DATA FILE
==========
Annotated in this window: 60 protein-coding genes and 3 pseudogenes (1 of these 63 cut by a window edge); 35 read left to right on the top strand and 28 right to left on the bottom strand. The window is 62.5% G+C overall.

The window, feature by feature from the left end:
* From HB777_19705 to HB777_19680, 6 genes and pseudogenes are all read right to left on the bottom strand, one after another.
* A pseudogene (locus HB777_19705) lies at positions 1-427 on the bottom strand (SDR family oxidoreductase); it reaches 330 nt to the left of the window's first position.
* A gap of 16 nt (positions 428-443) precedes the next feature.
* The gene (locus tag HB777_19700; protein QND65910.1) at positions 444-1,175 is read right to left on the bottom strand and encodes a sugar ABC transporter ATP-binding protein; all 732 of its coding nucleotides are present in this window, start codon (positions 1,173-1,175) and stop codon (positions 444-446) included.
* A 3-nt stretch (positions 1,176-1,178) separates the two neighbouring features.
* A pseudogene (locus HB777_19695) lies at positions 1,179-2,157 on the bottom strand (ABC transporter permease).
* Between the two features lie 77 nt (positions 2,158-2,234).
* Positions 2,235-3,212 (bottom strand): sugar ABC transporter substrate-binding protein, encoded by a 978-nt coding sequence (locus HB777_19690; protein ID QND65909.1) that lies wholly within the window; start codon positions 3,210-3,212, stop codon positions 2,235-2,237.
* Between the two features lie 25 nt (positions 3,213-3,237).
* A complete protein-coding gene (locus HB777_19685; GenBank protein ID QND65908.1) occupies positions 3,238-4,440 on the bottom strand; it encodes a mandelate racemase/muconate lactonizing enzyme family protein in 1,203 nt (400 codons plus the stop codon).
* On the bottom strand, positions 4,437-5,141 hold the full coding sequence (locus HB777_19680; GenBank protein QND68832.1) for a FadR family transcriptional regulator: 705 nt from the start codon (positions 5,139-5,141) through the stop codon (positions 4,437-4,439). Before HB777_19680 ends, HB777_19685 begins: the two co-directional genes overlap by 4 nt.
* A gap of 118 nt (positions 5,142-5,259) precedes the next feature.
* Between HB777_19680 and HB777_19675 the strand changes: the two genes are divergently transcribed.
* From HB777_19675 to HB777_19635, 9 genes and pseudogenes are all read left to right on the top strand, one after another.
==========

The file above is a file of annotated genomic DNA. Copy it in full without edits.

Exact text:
Annotated in this window: 60 protein-coding genes and 3 pseudogenes (1 of these 63 cut by a window edge); 35 read left to right on the top strand and 28 right to left on the bottom strand. The window is 62.5% G+C overall.

The window, feature by feature from the left end:
* From HB777_19705 to HB777_19680, 6 genes and pseudogenes are all read right to left on the bottom strand, one after another.
* A pseudogene (locus HB777_19705) lies at positions 1-427 on the bottom strand (SDR family oxidoreductase); it reaches 330 nt to the left of the window's first position.
* A gap of 16 nt (positions 428-443) precedes the next feature.
* The gene (locus tag HB777_19700; protein QND65910.1) at positions 444-1,175 is read right to left on the bottom strand and encodes a sugar ABC transporter ATP-binding protein; all 732 of its coding nucleotides are present in this window, start codon (positions 1,173-1,175) and stop codon (positions 444-446) included.
* A 3-nt stretch (positions 1,176-1,178) separates the two neighbouring features.
* A pseudogene (locus HB777_19695) lies at positions 1,179-2,157 on the bottom strand (ABC transporter permease).
* Between the two features lie 77 nt (positions 2,158-2,234).
* Positions 2,235-3,212 (bottom strand): sugar ABC transporter substrate-binding protein, encoded by a 978-nt coding sequence (locus HB777_19690; protein ID QND65909.1) that lies wholly within the window; start codon positions 3,210-3,212, stop codon positions 2,235-2,237.
* Between the two features lie 25 nt (positions 3,213-3,237).
* A complete protein-coding gene (locus HB777_19685; GenBank protein ID QND65908.1) occupies positions 3,238-4,440 on the bottom strand; it encodes a mandelate racemase/muconate lactonizing enzyme family protein in 1,203 nt (400 codons plus the stop codon).
* On the bottom strand, positions 4,437-5,141 hold the full coding sequence (locus HB777_19680; GenBank protein QND68832.1) for a FadR family transcriptional regulator: 705 nt from the start codon (positions 5,139-5,141) through the stop codon (positions 4,437-4,439). Before HB777_19680 ends, HB777_19685 begins: the two co-directional genes overlap by 4 nt.
* A gap of 118 nt (positions 5,142-5,259) precedes the next feature.
* Between HB777_19680 and HB777_19675 the strand changes: the two genes are divergently transcribed.
* From HB777_19675 to HB777_19635, 9 genes and pseudogenes are all read left to right on the top strand, one after another.